On the Great Joy of Reading Aloud
If I didn’t have so many kids, my literary life might have been different. I might have written a novel, gotten a PhD, or watched a lot more literary Netflix. But one thing would have been missing from my book life—I never would have realized what a great joy it is to read a novel aloud. Even better, to an excited (sometimes jumping on the couch, howling, smacking their faces, begging for one more chapter) audience.
As an adolescent babysitter, I read plenty of picture books aloud. I don’t remember much about the experience. I don’t even remember much about the experience of reading picture books to my own kids. (Although, to be fair, their baby years have mostly disappeared into a black hole of insomniac forgetfulness.)
The first novel I read to my eldest—when he was four or five—was Kenneth Grahame’s The Wind in the Willows. We were living in Cairo, and I remember the bed we snuggled up in and how this was a time just for us. It wasn’t “quality time” with lego blocks or homework or waiting p-a-a-a-atiently for him to measure a cup of flour. This was time we both enjoyed. Equally.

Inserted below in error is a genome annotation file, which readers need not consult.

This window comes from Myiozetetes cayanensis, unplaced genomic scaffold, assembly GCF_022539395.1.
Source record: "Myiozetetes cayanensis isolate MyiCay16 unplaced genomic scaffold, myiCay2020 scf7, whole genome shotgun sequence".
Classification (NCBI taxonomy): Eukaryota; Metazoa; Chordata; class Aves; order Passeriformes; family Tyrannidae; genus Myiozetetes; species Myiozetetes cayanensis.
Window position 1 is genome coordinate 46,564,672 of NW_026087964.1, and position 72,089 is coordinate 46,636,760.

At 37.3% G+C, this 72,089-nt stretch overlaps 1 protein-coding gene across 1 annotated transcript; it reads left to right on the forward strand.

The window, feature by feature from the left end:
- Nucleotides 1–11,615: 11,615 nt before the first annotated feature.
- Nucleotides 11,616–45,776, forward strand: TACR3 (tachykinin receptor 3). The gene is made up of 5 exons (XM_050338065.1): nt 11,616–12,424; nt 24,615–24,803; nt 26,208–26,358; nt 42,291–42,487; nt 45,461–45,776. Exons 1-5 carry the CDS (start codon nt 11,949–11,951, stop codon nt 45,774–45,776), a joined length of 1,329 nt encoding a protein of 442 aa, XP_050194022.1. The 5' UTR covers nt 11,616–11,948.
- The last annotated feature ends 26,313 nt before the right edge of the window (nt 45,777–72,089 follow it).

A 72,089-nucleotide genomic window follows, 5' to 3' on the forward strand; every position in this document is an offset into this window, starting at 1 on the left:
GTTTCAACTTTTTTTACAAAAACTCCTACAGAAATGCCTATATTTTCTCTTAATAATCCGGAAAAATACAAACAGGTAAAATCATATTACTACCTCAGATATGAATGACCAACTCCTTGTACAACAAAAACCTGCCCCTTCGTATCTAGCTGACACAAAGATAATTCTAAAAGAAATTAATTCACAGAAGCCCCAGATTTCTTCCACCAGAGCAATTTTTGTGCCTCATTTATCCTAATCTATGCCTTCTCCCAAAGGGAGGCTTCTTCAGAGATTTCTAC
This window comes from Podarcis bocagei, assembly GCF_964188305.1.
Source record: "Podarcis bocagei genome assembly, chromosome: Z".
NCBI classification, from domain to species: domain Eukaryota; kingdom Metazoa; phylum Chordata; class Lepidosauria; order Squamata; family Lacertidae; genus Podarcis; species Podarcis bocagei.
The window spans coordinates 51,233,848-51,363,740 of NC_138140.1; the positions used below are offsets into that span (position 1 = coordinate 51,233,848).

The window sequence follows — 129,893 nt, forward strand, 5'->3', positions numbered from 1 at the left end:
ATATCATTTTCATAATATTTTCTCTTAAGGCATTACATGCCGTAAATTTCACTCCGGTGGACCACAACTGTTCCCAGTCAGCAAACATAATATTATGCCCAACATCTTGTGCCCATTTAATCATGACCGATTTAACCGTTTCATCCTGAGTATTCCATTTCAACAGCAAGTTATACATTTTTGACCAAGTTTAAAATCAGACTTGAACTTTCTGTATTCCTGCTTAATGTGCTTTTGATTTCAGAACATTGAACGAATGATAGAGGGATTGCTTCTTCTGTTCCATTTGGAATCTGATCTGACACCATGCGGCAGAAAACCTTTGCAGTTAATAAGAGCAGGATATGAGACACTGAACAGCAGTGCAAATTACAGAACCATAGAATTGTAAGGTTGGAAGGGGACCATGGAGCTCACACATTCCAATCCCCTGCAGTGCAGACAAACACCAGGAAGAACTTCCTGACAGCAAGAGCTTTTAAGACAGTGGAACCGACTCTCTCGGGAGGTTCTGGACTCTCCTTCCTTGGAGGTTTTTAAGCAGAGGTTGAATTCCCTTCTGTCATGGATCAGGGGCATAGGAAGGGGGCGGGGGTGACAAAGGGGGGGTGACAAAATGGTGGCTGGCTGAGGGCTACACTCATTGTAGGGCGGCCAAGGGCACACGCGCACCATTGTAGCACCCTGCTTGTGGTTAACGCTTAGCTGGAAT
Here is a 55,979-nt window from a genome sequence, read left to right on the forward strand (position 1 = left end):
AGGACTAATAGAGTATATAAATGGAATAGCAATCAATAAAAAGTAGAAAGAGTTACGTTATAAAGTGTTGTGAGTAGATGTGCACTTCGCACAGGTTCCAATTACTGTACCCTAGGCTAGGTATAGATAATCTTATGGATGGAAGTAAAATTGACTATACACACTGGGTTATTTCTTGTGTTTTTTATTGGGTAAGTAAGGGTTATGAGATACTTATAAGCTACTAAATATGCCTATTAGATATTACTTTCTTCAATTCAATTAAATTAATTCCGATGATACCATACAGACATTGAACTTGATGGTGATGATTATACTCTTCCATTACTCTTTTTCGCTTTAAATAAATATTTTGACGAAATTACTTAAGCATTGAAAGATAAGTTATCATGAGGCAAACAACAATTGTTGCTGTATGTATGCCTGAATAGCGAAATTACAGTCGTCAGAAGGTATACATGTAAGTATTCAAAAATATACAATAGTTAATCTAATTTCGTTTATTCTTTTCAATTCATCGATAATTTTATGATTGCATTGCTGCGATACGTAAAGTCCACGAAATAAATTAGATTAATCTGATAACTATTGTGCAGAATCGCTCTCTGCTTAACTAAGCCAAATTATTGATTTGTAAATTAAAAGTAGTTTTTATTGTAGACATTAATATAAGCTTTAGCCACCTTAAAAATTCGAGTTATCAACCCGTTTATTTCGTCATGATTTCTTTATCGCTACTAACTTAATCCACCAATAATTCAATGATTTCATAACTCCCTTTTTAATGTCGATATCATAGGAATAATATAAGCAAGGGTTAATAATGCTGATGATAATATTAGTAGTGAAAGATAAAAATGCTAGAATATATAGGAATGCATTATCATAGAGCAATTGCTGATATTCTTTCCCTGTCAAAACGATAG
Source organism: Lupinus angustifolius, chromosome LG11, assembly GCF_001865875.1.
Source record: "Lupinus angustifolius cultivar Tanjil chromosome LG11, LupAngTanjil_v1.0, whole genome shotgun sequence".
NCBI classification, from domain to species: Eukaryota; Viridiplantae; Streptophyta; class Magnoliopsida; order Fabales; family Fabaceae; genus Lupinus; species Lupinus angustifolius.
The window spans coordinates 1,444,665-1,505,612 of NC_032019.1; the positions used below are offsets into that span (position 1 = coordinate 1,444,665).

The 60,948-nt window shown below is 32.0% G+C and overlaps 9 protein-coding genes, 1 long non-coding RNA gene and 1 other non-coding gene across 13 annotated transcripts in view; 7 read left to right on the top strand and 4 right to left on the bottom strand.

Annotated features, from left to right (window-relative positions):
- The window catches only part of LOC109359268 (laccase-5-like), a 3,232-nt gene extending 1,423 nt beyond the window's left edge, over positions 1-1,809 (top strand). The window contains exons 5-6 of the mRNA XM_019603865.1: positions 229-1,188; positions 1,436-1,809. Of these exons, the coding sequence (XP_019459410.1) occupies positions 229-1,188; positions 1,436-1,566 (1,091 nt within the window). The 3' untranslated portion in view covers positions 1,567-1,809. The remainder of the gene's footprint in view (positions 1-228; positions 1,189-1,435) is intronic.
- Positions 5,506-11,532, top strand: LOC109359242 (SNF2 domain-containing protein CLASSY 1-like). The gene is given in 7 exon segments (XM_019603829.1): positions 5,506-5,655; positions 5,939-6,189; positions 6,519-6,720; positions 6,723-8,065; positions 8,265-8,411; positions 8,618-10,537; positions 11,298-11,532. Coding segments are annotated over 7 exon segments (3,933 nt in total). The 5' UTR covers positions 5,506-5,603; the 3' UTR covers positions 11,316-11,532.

During my eldest’s elementary years, we read dozens of books together. Particular highlights were The Lord of the Rings books (including outliers like The Adventures of Tom Bombadil), Octavia Butler’s Kindred, and Ursula Le Guin’s Earthsea books. Then, as he reached middle school, he wandered off into his own silent book world.
Fortunately, I have many, many (well, two) more children. The middle child and I read all the Harry Potter books to each other, and we’re currently on the last of the Wings of Fire series. Although we’ve also enjoyed audiobooks together—such as the Inkheart series and When the Sea Turned to Silver—the enjoyment of performing the books adds an entirely new dimension.
Coming back into fashion?
A. J. O’Connell has written about why her family reads The Hobbit every winter. She also suggests holiday read-aloud parties that sound fantastic. It might be difficult to maneuver through friends’ wide-ranging tastes, although probably no harder than creating a book club.
There are a number of apparent neurological benefits to reading aloud. It’s good for students and language learners. And there’s also a suggestion that it improves relationships.
In 2013, The Guardian suggested reading aloud was coming back into fashion. That might be an overstatement. But in our family’s life, it fills an emotional and entertainment niche that nothing else does.